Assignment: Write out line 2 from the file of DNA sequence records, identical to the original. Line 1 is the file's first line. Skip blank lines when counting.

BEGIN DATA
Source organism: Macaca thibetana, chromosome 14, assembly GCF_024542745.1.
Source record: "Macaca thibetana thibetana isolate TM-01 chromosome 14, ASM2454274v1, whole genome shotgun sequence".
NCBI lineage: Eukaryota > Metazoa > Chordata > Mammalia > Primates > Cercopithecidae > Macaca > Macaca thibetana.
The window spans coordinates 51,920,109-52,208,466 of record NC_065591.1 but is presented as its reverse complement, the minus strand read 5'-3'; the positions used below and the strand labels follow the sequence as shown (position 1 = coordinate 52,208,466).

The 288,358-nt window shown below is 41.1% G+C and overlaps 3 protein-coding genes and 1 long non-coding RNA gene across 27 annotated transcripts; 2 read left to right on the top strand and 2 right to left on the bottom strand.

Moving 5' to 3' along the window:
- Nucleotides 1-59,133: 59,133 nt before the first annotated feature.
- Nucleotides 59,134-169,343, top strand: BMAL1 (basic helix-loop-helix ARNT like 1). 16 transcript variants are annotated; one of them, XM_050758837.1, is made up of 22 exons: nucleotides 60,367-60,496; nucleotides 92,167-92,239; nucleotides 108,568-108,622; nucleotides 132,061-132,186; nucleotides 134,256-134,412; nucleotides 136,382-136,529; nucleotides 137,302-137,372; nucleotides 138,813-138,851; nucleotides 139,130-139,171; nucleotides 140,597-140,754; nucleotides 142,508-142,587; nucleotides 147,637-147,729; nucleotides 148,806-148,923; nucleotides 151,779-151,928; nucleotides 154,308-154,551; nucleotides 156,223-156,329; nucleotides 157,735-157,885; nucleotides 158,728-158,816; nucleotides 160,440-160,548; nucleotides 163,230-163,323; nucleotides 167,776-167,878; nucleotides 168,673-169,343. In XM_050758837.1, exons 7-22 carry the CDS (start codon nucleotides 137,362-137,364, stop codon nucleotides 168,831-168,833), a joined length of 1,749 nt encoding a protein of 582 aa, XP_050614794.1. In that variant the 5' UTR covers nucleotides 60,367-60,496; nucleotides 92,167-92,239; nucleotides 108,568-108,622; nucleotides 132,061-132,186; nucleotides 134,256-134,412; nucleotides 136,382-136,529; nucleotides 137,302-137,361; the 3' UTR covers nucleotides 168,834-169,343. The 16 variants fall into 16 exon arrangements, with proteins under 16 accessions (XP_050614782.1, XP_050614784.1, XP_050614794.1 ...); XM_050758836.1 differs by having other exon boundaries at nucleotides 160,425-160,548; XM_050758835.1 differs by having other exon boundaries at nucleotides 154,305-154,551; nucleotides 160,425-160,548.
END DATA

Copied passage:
Source record: "Macaca thibetana thibetana isolate TM-01 chromosome 14, ASM2454274v1, whole genome shotgun sequence".